Response: Letter Mail Controlled 3/31/2006 2:01:15 PM MC# 2060169 By letter dated November 4, 2005 we indicated, among other things, that based on the criteria described during our meeting in August, 2005 for closing outstanding recommendations, we had complied with NTSB Recommendations M-05-01 and M-05-02 and provided supporting documentation attached thereto, and we looked forward to the NTSB's written confirmation that these NTSB Recommendations would be appropriately closed. We are now inquiring if there has been any progress in this regard. Further, on the matter of NTSB Recommendation M-05-03, we also indicated in my November 4, 2005 letter that a meeting was scheduled for November 7, 2005 with GMATS, U S Coast Guard Activities New York and in-house staff to continue our review of the remaining recommendations contained in the GMATS Report, foremost of which would be the evaluation and use of navigation technology, and following this meeting, we would advise you on how we planned to address those remaining recommendations. I am pleased to report that such meeting was held at which representatives from New York City Department of Transportation, Staten Island Ferry Division ("NYCDOT"), GMATS. US. Coast Guard Sector New York and Safety Management Systems LLC (Safety Consultants) and RADM Robert C. North, USCG (ret), the former Assistant Commandant for Marine Safety and Captain of the Port of New York, were present. We have since received the final comments from all those in attendance and are now prepared to discuss how the outstanding technology related recommendations of GMATS will be addressed. The NYCDOT has, to date, completed the following technology enhancements: AIS (Automated Identification System) Units have been installed on all vessels per USCG requirements GPS (Global Positioning System) Units, with speed indicators, have been installed on all vessels. e Hand-held UHF radios have been issued lo all crew members and their use has been incorporated in the operational procedures specified in the Safety Management System. ECDIS (Electronic Chart Display and informatio System) has been installed on the FIB Andrew J. Barberi on a trial basis and a complete fleet retrofit is planned and will be undertaken as soon as the final regulations governing same are promulgated. Automated Announcing Systems have been installed on the ferry boats Guy V. Molinari, Sen. John J. Marchi, Spirit of America, John F. Kennedy, American Legion, Gov. Herbert H. Lehman, Samuel I. Newhouse, and Alice Austen. The F/B John Noble is now in dry-dock and installation will be completed prior to the vessel's return to service. The FIB Andrew J. Barberi is scheduled for dry-docking later this year and such installation will be performed at that time. As regards the multi-directional speed indicators and integrated bridge systems, we discussed these recommendations at length during our meeting of November 7, 2005 at which representatives from NYCDOT, GMATS, US. Coast Guard Sector New York and Safety Management Systems LLC (Safety Consultants) and RADM Robert C. North, USCG (ret), the former Assistant Commandant for Marine Safety and Captain of the Port of New York, were present. It was the consensus of this group that the multi-directional speed indicators were developed primarily for large ships and had limited utility in our application and, in fact, an opinion was expressed that such technology could actually be distracting to the ferry operator during the most critical periods of docking. This discussion then focused the potential benefit of wind speed and direction indicators, and it was agreed that such technology could be of benefit in our application. We will, therefore, research such installations either on the terminals, and/or on the ferryboats. On the subject of integrated bridge systems, it was agreed that an integrated bridge system could have many interpretations depending on application, and it was agreed that for our application an integrated bridge system should embody several major components, namely: radar, ARPA, ECDIS, GPS, VHF, steering and control systems, and internal and external communications systems, all installed with regard for the ergonomics of the operator. This recommendation will then be satisfied upon the fleet-wide installation of ECDIS units. Finally, on the establishment of a recurrent evaluation process to assess the use of navigation technology, in addition to compliance with regulatory requirements, we will organize a committee comprised of management and licensed deck officers which will meet once each year, in conjunction with the annual safety management system compliance audit, to assess the latest navigation technology and its relevance to our application. This should ensure that NYCDOT stays current with such technologies services and trends, and make recommendations as applicable to ensure the utilization of the most up-to-date and appropriate technology. Further, active participation in industry trade associations such as the Passenger Vessel Association and Interfeny, and attendance at trade shows will ensure our keeping abreast of the latest navigation technology. In conclusion, the outstanding navigation technology recommendations are now confined to (i) the balance of the automated announcing system installations, which should be completed by year end; and (ii) the ECDIS retrofits which will also address the integrated bridge system recommendation. However, given the regulatory dynamics currently associated with ECDIS technology, we do not want to retrofit with technology which may be non-compliant from a regulatory standpoint, so we will continue to research this technology with the objective of developing a bid-specification to acquire and install such technology as soon as practicable. As previously indicated, we have complied with NTSB Recommendations M-05-01 and M-05-02, and we look forward to the NTSB's written confirmation that they may now he appropriately closed. We are also hopeful that the aforementioned update on navigation technology will assist in appropriately closing out NTSB Recommendation M- 05-03, and we welcome any comments or suggestions you may have in this regard.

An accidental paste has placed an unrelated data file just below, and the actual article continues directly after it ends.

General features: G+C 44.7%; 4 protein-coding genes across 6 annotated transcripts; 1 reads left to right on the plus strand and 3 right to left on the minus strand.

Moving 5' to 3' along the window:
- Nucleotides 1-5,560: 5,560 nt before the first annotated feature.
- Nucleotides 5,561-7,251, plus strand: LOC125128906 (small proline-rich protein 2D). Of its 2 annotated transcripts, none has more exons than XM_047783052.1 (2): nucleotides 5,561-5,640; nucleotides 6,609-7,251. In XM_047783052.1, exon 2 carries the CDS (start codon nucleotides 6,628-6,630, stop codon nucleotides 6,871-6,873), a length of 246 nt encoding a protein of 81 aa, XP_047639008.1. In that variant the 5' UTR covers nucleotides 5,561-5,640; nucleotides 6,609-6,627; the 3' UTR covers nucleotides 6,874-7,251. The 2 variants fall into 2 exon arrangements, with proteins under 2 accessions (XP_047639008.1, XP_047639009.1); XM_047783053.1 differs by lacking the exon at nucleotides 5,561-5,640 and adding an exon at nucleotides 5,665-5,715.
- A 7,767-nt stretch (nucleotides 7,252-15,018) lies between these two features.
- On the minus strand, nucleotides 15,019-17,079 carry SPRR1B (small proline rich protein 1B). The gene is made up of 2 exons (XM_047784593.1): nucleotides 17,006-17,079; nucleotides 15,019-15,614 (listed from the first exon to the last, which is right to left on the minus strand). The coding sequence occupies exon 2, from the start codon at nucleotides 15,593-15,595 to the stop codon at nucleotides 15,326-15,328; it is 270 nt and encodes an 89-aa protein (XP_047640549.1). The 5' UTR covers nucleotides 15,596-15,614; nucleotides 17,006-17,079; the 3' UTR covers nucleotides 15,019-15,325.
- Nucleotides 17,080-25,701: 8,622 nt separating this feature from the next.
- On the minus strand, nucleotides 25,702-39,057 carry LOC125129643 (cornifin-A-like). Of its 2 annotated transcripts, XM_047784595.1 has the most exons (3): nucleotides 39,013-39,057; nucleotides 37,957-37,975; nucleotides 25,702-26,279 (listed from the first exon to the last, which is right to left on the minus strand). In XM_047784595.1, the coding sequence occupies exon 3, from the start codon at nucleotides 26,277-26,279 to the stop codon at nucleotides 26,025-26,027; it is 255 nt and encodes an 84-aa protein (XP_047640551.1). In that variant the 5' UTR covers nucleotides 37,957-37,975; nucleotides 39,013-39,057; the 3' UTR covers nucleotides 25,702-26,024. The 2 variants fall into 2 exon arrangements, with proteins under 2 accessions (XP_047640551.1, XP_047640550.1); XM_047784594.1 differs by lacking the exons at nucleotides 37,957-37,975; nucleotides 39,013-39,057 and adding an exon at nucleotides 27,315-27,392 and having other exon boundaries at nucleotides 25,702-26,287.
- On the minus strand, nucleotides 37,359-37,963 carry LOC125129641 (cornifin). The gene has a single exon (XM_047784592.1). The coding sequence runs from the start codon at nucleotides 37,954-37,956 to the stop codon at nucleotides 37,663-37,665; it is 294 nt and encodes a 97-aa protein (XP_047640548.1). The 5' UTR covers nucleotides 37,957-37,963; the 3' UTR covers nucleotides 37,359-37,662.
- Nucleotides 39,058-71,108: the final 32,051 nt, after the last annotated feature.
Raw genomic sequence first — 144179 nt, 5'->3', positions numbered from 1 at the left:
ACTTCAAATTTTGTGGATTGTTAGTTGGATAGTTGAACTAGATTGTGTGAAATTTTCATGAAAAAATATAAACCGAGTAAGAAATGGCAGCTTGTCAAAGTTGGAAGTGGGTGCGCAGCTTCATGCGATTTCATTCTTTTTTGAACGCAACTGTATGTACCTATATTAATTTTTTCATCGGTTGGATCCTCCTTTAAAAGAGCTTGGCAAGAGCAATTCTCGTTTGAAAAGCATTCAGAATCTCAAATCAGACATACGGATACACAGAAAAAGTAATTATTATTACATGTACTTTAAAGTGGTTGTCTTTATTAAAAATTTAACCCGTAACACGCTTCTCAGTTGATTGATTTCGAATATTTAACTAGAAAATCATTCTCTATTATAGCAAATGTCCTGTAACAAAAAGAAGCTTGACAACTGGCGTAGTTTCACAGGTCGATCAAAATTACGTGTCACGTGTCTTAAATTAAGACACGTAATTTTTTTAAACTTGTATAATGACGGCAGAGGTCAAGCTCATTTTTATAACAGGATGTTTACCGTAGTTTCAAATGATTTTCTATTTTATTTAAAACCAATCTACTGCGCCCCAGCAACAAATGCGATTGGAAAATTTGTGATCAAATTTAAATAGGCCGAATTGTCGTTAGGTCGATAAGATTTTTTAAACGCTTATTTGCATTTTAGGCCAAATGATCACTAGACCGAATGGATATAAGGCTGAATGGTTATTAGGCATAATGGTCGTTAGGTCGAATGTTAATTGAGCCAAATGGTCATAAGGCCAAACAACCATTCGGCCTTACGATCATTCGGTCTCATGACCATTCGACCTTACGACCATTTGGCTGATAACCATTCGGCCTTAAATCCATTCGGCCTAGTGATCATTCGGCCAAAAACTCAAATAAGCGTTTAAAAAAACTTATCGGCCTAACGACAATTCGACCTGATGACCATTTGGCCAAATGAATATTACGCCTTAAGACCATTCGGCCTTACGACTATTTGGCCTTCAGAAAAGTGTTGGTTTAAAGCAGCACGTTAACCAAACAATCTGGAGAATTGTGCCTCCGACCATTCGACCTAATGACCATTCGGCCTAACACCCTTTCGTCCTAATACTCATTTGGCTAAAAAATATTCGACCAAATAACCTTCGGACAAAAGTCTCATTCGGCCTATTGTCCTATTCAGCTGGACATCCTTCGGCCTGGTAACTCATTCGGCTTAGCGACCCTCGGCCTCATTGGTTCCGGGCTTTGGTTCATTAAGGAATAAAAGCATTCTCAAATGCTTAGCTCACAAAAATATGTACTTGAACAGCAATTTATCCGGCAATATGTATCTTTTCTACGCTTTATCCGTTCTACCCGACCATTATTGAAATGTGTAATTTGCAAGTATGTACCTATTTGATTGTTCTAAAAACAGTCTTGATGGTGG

From: State of New York, City of New York, Department of Transportation